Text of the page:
Few artists combine spiritual elements with that of nature like the UK-based Xenis Emputae Travelling Band. XETB is one Phil Legard, and his recent explorations into the aural spheres of the English countryside have been nothing short of spellbinding. Something archaic permeates from all his recordings, like they are from another century entirely. "The Pyrognomic Glass" is no exception. It is all these things and more and offers further insight into the mind and spirit of Phil Legard.
"The Pyrognomic Glass" differs slightly from previous XETB releases in that it only has two tracks, both longform pieces. This new album is like an extended version of the 3" Legard released on his own Larkfall imprint, "A Selenographic Lens" (and in fact, I believe he has said this the follow-up to that EP). Legard thrives in the expanses of these lengthy pieces. The freedom that he finds within these expansive walls adds great depth to the proceedings. It is as if this music exists in the ether of the earth and Legard simply searches it out and plays it for the masses.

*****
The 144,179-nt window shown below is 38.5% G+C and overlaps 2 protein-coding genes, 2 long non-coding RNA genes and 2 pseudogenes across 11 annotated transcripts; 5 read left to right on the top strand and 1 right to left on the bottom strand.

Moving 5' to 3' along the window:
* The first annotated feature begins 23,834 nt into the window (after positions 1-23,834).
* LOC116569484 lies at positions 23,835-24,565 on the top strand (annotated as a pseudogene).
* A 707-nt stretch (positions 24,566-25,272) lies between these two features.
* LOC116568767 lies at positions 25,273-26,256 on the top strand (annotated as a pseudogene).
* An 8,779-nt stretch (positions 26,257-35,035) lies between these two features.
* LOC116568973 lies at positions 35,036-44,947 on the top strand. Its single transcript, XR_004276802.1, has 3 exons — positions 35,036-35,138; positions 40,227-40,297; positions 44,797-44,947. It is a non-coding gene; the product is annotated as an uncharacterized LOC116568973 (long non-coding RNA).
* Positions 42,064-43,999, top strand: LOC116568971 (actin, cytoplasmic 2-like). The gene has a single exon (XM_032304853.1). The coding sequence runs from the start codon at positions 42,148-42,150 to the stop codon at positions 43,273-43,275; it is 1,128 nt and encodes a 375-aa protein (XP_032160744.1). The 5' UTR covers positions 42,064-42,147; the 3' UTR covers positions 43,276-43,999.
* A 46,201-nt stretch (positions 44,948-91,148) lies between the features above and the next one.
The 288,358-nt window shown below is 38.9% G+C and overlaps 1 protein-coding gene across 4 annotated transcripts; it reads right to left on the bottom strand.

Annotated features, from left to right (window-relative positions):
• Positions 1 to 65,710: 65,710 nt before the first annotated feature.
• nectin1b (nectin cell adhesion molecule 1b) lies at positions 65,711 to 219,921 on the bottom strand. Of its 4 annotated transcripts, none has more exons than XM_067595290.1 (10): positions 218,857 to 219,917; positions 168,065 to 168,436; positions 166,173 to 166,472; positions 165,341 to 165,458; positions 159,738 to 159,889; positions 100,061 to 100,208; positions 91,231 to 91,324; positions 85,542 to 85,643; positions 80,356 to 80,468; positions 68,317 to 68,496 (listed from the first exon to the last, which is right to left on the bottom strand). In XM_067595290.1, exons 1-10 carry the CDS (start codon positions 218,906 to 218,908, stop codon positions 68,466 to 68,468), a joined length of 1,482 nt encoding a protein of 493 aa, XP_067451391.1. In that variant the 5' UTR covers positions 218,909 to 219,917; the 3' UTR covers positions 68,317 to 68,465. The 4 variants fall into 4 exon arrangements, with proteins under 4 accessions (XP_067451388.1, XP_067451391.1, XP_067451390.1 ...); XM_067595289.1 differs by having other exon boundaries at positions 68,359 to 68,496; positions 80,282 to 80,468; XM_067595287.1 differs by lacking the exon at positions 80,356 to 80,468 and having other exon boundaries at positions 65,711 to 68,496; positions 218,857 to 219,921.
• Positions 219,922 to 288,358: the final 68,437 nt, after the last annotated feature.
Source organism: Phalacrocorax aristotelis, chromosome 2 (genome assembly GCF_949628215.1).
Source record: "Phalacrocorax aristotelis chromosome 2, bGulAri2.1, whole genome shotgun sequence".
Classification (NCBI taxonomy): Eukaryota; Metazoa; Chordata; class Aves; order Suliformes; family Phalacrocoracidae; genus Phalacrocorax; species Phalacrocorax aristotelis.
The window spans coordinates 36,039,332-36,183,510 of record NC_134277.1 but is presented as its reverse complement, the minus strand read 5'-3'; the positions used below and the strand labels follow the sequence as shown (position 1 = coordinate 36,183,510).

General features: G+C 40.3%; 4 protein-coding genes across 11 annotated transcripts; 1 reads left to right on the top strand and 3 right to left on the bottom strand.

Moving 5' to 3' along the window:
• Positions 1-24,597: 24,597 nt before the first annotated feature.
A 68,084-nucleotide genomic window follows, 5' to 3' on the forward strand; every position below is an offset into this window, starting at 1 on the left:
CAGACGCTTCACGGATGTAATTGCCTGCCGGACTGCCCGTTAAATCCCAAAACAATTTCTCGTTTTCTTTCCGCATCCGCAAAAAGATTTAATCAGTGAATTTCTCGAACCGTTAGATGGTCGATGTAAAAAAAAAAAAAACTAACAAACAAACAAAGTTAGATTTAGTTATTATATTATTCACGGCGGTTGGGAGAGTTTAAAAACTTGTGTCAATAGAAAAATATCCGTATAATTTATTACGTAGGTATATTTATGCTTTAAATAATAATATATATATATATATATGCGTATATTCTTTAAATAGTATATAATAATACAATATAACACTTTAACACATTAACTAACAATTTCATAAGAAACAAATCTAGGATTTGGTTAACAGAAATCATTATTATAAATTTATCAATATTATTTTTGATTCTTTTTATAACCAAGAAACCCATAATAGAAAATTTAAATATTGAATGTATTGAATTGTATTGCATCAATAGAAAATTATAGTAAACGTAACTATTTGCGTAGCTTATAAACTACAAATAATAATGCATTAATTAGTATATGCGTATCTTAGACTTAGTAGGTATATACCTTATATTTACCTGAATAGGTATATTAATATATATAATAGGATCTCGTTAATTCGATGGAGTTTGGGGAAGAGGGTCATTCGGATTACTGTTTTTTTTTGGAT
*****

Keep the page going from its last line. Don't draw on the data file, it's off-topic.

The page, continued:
"Abital" opens the set at just a shade over 14 minutes. Starting off with a wash of ethereal drones, this track moves through many different moods. These opening notes are the beginning of a new dawn. It's simplistic approach is the perfect way to begin. The real highlight of this piece, however, is when Legard breaks into song near the end. Again, we go with the simplicity theme - stripped down to the core. With gentle banjo plucks to guide him, Legard offers up ancient incantations, like a shaman summoning spirits. This is excellent. The way that this track seamlessly flows from one different moment to the next is quite impressive. "Abital" is one of XETB's finest moments ever.
The album continues its fine form with the 20 minute epic, "Rorasa." This is another haunting piece that drones its way through the evening hours right up to dusk. It continues the theme of enchantment, taking the listener through the primeval wood into the center of time. Such a journey transcends any and all aural boundaries and XETB takes us to a far off place that most couldn't even dream up. This is true sonic wizardry. 8/10 -- Brad Rose (3 October, 2005)